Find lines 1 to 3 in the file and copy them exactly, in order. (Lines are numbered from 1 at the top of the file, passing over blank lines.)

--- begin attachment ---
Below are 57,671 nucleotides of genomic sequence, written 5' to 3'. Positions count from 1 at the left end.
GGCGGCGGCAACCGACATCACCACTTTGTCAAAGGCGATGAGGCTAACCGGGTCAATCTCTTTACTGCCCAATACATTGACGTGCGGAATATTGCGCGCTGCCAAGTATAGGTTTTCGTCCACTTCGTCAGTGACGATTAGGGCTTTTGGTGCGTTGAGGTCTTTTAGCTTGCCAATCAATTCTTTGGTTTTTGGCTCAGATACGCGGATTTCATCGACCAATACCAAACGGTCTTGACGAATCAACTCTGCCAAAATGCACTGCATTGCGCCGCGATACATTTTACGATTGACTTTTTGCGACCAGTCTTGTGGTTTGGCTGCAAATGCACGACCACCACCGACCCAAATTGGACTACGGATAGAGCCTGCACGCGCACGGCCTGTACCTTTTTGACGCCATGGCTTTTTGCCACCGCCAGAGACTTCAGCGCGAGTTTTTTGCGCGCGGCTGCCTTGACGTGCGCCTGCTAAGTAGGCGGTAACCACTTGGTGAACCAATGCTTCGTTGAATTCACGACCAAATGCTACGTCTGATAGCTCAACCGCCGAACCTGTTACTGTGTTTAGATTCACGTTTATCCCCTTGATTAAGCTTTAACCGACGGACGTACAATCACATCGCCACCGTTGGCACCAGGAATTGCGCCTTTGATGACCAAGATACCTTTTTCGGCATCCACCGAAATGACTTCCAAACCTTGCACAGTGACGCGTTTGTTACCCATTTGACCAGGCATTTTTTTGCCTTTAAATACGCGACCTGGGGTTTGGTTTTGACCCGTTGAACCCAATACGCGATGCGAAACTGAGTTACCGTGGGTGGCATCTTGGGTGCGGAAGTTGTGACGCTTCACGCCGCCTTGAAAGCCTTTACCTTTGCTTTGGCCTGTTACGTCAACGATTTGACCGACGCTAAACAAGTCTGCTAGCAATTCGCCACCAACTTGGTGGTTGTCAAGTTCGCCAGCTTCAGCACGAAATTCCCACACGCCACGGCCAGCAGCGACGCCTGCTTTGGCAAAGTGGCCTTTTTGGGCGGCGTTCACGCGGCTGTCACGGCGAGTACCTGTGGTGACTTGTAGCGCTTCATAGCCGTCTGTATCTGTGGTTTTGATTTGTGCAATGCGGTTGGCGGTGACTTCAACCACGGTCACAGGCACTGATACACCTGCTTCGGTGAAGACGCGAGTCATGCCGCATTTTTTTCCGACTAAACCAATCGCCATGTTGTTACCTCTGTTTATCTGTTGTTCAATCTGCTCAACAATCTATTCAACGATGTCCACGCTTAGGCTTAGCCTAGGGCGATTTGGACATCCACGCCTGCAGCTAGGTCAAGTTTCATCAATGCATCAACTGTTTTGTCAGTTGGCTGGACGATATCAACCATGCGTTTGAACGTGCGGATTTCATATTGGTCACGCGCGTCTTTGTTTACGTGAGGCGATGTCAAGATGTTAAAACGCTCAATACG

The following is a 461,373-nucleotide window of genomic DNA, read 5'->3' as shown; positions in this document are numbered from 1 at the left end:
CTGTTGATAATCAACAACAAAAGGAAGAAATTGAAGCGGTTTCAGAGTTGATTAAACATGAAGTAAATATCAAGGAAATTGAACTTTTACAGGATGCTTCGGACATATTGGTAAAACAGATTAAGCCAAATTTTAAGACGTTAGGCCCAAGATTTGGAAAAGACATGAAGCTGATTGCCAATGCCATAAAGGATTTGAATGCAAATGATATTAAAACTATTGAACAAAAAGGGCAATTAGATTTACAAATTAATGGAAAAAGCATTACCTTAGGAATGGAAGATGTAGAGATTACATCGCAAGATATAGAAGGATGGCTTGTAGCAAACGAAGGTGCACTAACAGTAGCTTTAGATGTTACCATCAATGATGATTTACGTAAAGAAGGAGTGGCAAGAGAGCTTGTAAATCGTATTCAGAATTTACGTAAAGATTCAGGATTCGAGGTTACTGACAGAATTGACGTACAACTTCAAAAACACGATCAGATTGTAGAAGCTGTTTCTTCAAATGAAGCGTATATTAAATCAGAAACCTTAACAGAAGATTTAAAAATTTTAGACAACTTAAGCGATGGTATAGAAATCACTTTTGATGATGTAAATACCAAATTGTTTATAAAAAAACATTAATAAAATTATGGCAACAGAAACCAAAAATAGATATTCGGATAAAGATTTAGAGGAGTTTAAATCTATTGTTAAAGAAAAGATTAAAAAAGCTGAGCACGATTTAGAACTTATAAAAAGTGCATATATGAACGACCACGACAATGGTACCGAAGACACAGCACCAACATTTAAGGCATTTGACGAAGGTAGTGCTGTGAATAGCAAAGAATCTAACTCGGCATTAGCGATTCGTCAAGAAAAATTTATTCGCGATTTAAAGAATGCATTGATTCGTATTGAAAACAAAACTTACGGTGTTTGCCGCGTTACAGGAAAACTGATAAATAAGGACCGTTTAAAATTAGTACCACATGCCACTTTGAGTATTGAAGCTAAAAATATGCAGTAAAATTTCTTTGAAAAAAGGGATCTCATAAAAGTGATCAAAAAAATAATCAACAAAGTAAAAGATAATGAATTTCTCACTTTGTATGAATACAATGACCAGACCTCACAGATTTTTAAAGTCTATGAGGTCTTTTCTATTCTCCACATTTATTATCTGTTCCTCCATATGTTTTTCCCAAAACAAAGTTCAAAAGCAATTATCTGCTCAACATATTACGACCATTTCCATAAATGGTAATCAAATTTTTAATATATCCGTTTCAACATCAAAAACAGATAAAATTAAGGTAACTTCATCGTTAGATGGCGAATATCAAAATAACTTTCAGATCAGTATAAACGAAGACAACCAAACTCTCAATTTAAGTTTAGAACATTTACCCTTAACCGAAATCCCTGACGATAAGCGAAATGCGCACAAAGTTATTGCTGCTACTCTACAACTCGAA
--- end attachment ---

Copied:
Below are 57,671 nucleotides of genomic sequence, written 5' to 3'. Positions count from 1 at the left end.
GGCGGCGGCAACCGACATCACCACTTTGTCAAAGGCGATGAGGCTAACCGGGTCAATCTCTTTACTGCCCAATACATTGACGTGCGGAATATTGCGCGCTGCCAAGTATAGGTTTTCGTCCACTTCGTCAGTGACGATTAGGGCTTTTGGTGCGTTGAGGTCTTTTAGCTTGCCAATCAATTCTTTGGTTTTTGGCTCAGATACGCGGATTTCATCGACCAATACCAAACGGTCTTGACGAATCAACTCTGCCAAAATGCACTGCATTGCGCCGCGATACATTTTACGATTGACTTTTTGCGACCAGTCTTGTGGTTTGGCTGCAAATGCACGACCACCACCGACCCAAATTGGACTACGGATAGAGCCTGCACGCGCACGGCCTGTACCTTTTTGACGCCATGGCTTTTTGCCACCGCCAGAGACTTCAGCGCGAGTTTTTTGCGCGCGGCTGCCTTGACGTGCGCCTGCTAAGTAGGCGGTAACCACTTGGTGAACCAATGCTTCGTTGAATTCACGACCAAATGCTACGTCTGATAGCTCAACCGCCGAACCTGTTACTGTGTTTAGATTCACGTTTATCCCCTTGATTAAGCTTTAACCGACGGACGTACAATCACATCGCCACCGTTGGCACCAGGAATTGCGCCTTTGATGACCAAGATACCTTTTTCGGCATCCACCGAAATGACTTCCAAACCTTGCACAGTGACGCGTTTGTTACCCATTTGACCAGGCATTTTTTTGCCTTTAAATACGCGACCTGGGGTTTGGTTTTGACCCGTTGAACCCAATACGCGATGCGAAACTGAGTTACCGTGGGTGGCATCTTGGGTGCGGAAGTTGTGACGCTTCACGCCGCCTTGAAAGCCTTTACCTTTGCTTTGGCCTGTTACGTCAACGATTTGACCGACGCTAAACAAGTCTGCTAGCAATTCGCCACCAACTTGGTGGTTGTCAAGTTCGCCAGCTTCAGCACGAAATTCCCACACGCCACGGCCAGCAGCGACGCCTGCTTTGGCAAAGTGGCCTTTTTGGGCGGCGTTCACGCGGCTGTCACGGCGAGTACCTGTGGTGACTTGTAGCGCTTCATAGCCGTCTGTATCTGTGGTTTTGATTTGTGCAATGCGGTTGGCGGTGACTTCAACCACGGTCACAGGCACTGATACACCTGCTTCGGTGAAGACGCGAGTCATGCCGCATTTTTTTCCGACTAAACCAATCGCCATGTTGTTACCTCTGTTTATCTGTTGTTCAATCTGCTCAACAATCTATTCAACGATGTCCACGCTTAGGCTTAGCCTAGGGCGATTTGGACATCCACGCCTGCAGCTAGGTCAAGTTTCATCAATGCATCAACTGTTTTGTCAGTTGGCTGGACGATATCAACCATGCGTTTGAACGTGCGGATTTCATATTGGTCACGCGCGTCTTTGTTTACGTGAGGCGATGTCAAGATGTTAAAACGCTCAATACG

The following is a 461,373-nucleotide window of genomic DNA, read 5'->3' as shown; positions in this document are numbered from 1 at the left end: